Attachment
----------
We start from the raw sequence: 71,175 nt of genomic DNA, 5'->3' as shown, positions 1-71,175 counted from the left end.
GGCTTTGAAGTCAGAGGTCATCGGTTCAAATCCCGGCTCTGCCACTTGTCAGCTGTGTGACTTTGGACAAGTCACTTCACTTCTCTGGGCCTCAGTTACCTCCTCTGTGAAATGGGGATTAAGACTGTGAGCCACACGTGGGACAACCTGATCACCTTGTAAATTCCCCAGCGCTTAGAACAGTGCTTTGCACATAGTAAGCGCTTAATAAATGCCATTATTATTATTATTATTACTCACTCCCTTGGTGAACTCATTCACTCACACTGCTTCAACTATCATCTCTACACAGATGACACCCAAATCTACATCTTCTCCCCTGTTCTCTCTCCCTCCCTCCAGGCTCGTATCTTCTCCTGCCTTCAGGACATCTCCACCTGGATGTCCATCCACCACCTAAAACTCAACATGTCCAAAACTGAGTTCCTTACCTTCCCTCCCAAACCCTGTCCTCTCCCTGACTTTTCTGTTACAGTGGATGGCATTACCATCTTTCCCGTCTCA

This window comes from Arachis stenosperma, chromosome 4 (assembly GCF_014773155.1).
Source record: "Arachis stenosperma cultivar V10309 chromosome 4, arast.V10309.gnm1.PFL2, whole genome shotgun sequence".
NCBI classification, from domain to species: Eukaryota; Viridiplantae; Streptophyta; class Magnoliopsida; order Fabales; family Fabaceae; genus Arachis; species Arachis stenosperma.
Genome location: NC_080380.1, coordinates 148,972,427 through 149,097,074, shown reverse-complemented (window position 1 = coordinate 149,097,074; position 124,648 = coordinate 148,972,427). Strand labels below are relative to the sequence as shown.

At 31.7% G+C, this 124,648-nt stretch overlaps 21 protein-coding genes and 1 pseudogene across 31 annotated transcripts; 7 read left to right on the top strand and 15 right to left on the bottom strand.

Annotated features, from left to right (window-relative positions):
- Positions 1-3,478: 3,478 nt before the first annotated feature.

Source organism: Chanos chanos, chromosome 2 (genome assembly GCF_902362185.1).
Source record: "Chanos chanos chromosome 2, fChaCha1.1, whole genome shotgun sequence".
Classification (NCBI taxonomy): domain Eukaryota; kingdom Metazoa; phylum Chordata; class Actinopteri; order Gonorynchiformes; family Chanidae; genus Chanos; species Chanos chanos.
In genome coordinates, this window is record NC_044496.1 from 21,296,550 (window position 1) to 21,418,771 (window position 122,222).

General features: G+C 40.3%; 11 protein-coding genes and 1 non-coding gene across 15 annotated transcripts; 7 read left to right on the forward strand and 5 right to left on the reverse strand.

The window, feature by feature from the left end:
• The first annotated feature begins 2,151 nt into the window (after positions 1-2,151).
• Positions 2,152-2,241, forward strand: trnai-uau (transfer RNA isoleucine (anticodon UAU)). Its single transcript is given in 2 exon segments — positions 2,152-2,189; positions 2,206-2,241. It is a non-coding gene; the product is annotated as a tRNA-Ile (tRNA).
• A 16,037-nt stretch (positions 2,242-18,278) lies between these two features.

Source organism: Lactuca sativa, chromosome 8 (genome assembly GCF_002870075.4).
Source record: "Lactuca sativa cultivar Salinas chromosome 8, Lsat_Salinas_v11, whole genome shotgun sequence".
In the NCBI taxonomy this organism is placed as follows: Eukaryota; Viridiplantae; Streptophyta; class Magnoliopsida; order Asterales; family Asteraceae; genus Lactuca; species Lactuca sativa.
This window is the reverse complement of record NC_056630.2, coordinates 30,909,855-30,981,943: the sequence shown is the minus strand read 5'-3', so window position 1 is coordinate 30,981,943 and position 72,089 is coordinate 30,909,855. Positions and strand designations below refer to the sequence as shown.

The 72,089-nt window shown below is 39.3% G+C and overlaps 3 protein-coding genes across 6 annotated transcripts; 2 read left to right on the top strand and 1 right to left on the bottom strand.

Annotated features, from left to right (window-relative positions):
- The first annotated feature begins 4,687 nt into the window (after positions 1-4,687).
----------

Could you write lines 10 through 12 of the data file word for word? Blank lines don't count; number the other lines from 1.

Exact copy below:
Source organism: Chanos chanos, chromosome 2 (genome assembly GCF_902362185.1).
Source record: "Chanos chanos chromosome 2, fChaCha1.1, whole genome shotgun sequence".
Classification (NCBI taxonomy): domain Eukaryota; kingdom Metazoa; phylum Chordata; class Actinopteri; order Gonorynchiformes; family Chanidae; genus Chanos; species Chanos chanos.